Vanessa and Earn’s relationship is a dynamic that’s informed much of the first season of Atlanta, but it’s never been highlighted to the extent it is in this week’s episode, “Juneteenth.” In fact, it hasn’t been since Vanessa and Earn’s disastrous dinner date in “Go for Broke” that they even spent an entire episode together: Despite glimpses of their civility and frustration with each other, their relationship has been at the fringes of the series as they’ve followed their own journeys. “Juneteenth” continues the season’s prevailing interest in race, class, and self-definition, but it also uses those political themes to dissect the way that relationships can become a series of obligations, even as two people care about each other. Here are five times “Juneteenth” uses these larger ideas to examine a single relationship.
As the episode begins, the camera is tight on Earn as he grabs a nearly spent joint out of the ashtray—just wide enough to see that there’s a woman on the other side of the bed. But it’s only a short breather before Earn realizes he’s not in his apartment, and now he has to awkwardly end a one-night-stand. Today’s the day for something he definitely forgot, and Vanessa is none too pleased when he comes out of his hook-up’s door and gets into her car smelling like weed and sex.
“Are you high?” she asks, with a combination of annoyance and inevitability, as he absentmindedly lays his head against the window in a daze. She may have partied too hard only a few episodes earlier, when she mucked up her school-mandated drug test, but she’s snapped back to reality. Her eye is on the future, whatever that future may be—and more relevantly, whoever may be in that future.
Vanessa and Earn aren’t necessarily on the rocks, but there’s a separateness about their lives that underlines the disconnect between them. There’s nothing glamorous about their relationship. She feels obligated to deal with him, but she doesn’t expect him to step up. He’s too busy playing with the window controls in her car, even as she tells him multiple times that it messes up her hair. But he does need to step up. This day is about Lottie. It’s about opportunities. It’s about Vanessa’s next steps, and Earn needs to play his part as the caring, capable man on her arm.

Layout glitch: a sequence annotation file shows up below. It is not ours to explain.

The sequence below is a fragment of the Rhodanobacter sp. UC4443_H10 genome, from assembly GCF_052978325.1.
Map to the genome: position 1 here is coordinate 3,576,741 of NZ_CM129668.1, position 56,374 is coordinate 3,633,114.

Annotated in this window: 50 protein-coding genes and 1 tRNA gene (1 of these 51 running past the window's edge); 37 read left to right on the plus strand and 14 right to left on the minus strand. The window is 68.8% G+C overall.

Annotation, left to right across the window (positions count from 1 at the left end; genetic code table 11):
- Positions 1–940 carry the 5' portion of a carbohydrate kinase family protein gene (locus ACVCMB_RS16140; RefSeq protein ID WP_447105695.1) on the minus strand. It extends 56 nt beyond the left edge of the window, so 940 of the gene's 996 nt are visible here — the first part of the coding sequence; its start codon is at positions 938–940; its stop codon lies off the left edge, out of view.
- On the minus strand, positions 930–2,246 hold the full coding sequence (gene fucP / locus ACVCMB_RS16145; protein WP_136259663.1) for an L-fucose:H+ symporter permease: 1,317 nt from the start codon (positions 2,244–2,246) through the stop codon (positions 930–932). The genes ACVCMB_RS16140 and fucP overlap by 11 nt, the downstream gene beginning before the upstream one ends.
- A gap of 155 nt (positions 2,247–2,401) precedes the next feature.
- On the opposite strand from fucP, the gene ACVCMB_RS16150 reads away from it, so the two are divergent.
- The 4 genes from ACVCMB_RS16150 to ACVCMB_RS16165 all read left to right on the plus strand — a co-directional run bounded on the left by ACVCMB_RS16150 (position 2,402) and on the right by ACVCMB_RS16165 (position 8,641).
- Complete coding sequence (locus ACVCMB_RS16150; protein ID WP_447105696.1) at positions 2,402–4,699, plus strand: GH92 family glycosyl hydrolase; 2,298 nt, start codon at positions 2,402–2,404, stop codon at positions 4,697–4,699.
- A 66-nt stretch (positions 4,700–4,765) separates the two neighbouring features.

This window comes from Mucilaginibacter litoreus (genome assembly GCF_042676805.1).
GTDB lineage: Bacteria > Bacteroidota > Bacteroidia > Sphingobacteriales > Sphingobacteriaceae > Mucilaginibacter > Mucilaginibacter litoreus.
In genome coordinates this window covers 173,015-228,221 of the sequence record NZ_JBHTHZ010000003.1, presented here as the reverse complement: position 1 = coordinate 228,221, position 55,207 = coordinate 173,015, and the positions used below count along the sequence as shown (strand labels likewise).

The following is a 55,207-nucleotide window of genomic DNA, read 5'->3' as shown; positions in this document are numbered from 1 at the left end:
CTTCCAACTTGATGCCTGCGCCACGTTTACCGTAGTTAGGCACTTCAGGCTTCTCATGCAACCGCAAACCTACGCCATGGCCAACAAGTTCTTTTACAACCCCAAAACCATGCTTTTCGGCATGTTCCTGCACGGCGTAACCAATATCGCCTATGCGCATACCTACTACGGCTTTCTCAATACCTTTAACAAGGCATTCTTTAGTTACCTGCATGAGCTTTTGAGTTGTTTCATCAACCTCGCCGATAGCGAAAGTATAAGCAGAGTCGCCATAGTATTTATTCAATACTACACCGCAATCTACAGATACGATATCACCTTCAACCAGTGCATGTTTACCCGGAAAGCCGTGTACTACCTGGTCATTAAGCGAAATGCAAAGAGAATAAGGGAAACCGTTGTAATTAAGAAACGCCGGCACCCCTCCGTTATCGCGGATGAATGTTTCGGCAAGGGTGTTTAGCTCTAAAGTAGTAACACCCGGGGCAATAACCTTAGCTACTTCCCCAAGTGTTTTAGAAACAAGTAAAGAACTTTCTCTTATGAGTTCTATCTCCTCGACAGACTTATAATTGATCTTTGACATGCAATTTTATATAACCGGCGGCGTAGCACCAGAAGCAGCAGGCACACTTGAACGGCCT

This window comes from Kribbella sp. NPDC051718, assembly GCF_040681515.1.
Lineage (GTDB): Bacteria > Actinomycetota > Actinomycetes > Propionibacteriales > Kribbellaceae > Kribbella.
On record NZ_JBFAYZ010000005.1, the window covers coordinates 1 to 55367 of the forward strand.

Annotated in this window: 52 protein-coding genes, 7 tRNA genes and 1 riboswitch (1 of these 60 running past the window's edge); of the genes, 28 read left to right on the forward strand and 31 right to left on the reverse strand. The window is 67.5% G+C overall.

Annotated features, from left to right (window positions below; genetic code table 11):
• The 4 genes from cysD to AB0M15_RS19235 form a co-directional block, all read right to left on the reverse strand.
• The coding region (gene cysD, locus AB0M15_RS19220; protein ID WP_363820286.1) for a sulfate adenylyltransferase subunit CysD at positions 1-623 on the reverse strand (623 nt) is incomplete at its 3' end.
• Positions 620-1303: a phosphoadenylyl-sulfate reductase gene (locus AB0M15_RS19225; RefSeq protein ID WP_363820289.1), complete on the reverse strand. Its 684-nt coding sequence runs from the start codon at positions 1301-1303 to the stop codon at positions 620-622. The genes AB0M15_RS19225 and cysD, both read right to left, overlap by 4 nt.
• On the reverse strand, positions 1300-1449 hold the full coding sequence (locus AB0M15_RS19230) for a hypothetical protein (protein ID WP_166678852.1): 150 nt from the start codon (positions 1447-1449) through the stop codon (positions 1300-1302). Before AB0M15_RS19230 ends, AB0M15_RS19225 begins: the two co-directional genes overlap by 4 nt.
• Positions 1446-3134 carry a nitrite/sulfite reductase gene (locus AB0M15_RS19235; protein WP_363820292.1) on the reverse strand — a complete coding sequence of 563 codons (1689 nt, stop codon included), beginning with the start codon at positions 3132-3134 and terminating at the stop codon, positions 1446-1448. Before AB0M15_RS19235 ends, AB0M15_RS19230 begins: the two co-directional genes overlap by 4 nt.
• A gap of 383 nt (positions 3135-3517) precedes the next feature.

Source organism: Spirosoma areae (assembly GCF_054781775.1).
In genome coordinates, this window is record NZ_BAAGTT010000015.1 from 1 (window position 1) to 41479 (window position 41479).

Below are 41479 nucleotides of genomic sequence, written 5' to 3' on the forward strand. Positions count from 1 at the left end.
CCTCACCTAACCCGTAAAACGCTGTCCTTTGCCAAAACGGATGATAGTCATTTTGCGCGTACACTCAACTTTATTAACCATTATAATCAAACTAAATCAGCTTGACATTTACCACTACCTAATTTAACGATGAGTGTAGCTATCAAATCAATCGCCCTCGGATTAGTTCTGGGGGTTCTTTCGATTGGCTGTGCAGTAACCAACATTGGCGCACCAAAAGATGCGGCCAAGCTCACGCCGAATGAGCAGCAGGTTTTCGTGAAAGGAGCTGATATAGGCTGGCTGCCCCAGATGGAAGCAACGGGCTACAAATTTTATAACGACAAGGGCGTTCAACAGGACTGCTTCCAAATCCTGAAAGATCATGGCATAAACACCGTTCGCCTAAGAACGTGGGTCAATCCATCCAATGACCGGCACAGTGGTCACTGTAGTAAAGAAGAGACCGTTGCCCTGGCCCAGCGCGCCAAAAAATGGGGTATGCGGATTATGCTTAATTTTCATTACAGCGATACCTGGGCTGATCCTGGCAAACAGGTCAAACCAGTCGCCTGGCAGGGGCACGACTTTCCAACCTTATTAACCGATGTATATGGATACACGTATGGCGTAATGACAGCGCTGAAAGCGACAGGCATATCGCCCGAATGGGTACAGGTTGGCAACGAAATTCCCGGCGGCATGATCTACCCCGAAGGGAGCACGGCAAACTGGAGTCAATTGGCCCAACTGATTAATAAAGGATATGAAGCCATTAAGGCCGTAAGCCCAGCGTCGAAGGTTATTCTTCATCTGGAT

An opulent mansion party isn’t their regular weekend scene, and Monique definitely isn’t their usual company. Vanessa’s relative is only too excited to welcome her and her new “hubby,” Earn. It’s bad enough that Earn and Vanessa need to pretend their ailing relationship is a happy marriage, but Earn was ill-prepared for a soiree celebrating the anniversary of the 13th Amendment, replete with hors d’oeuvres served in ceramic bowls shaped like slave ships. And that’s to say nothing of an aggressively nice white host who excitedly fetishizes black culture.
Earn is not about to let this pass without comment. Not a moment through the door, he glibly jokes about an all-black a cappella group singing from the stairs being put up for auction, and he’s only too ready to troll Craig, who’s sure he knows Earn from a local country club. All the while, the passive aggression is at an all-time high between Vanessa and Earn as they purse their lips and jab at each other out of earshot of the rest of the guests. Their relationship is being put on display, and they’re only too aware of their hypocrisies.
Not a single person is going to give Earn a break, not even a bartender who scolds him for skipping the line—referred to as a “queue” for maximum pretension—and forces him to choose from a fixed cocktail menu with names like “Underground Rumroad” and “Plantation Master Poison.” Vanessa sees this fanciness from another angle as she follows alongside Monique, who chastises waitresses for not smiling. “This is a celebration, not an orphanage,” Monique says, as Vanessa looks on in horror. Even the hired help needs to pretend that they’re having a good time.
Vanessa is just grinning the whole time, and her smile only becomes wider as Monique takes her under her wing. “You remind me of me, and we’re going to make sure you get everything you want,” she says. This is what she came for—the connections. And Monique has promised a treasure trove of contacts at this party, like a principal from a prestigious university, upscale designers, and guests with enough pull to get her on the next “Real Housewives” franchise. She’s mesmerized by all this ease and wealth, but is that what she wants? She’s not sure.